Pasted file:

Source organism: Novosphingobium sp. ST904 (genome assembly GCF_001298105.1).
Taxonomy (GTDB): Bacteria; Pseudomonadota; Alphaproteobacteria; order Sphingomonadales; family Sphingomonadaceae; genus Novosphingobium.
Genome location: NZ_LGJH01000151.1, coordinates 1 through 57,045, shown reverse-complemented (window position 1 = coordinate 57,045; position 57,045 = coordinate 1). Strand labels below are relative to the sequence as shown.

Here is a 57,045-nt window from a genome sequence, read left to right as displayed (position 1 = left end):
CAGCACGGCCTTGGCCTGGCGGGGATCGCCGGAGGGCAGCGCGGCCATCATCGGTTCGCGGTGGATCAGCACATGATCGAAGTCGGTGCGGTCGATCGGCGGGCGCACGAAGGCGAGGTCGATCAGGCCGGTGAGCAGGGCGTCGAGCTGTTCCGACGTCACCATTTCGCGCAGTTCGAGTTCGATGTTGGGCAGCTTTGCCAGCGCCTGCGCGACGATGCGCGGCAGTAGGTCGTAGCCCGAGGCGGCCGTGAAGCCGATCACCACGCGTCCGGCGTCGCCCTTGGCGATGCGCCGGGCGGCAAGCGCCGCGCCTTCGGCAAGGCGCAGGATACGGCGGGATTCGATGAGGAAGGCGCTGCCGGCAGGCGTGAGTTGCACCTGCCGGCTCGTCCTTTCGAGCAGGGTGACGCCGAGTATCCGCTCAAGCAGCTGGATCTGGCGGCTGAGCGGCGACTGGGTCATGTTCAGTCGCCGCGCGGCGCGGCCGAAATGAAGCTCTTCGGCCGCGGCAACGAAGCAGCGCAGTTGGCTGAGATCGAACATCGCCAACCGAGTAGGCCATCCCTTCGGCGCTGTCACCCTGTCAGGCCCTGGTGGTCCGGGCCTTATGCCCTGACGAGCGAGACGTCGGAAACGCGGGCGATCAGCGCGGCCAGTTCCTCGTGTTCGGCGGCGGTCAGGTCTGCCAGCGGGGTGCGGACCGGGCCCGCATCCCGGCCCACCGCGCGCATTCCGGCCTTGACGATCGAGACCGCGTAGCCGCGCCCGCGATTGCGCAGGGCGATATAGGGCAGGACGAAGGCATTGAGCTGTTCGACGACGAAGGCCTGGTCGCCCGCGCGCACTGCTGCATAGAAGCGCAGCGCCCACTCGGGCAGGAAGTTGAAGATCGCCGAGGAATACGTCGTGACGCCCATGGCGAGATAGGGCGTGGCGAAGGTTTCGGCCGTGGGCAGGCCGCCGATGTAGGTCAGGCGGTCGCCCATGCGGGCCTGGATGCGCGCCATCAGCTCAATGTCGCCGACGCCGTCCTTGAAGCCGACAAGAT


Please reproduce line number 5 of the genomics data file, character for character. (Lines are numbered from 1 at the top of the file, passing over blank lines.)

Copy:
CAGCACGGCCTTGGCCTGGCGGGGATCGCCGGAGGGCAGCGCGGCCATCATCGGTTCGCGGTGGATCAGCACATGATCGAAGTCGGTGCGGTCGATCGGCGGGCGCACGAAGGCGAGGTCGATCAGGCCGGTGAGCAGGGCGTCGAGCTGTTCCGACGTCACCATTTCGCGCAGTTCGAGTTCGATGTTGGGCAGCTTTGCCAGCGCCTGCGCGACGATGCGCGGCAGTAGGTCGTAGCCCGAGGCGGCCGTGAAGCCGATCACCACGCGTCCGGCGTCGCCCTTGGCGATGCGCCGGGCGGCAAGCGCCGCGCCTTCGGCAAGGCGCAGGATACGGCGGGATTCGATGAGGAAGGCGCTGCCGGCAGGCGTGAGTTGCACCTGCCGGCTCGTCCTTTCGAGCAGGGTGACGCCGAGTATCCGCTCAAGCAGCTGGATCTGGCGGCTGAGCGGCGACTGGGTCATGTTCAGTCGCCGCGCGGCGCGGCCGAAATGAAGCTCTTCGGCCGCGGCAACGAAGCAGCGCAGTTGGCTGAGATCGAACATCGCCAACCGAGTAGGCCATCCCTTCGGCGCTGTCACCCTGTCAGGCCCTGGTGGTCCGGGCCTTATGCCCTGACGAGCGAGACGTCGGAAACGCGGGCGATCAGCGCGGCCAGTTCCTCGTGTTCGGCGGCGGTCAGGTCTGCCAGCGGGGTGCGGACCGGGCCCGCATCCCGGCCCACCGCGCGCATTCCGGCCTTGACGATCGAGACCGCGTAGCCGCGCCCGCGATTGCGCAGGGCGATATAGGGCAGGACGAAGGCATTGAGCTGTTCGACGACGAAGGCCTGGTCGCCCGCGCGCACTGCTGCATAGAAGCGCAGCGCCCACTCGGGCAGGAAGTTGAAGATCGCCGAGGAATACGTCGTGACGCCCATGGCGAGATAGGGCGTGGCGAAGGTTTCGGCCGTGGGCAGGCCGCCGATGTAGGTCAGGCGGTCGCCCATGCGGGCCTGGATGCGCGCCATCAGCTCAATGTCGCCGACGCCGTCCTTGAAGCCGACAAGAT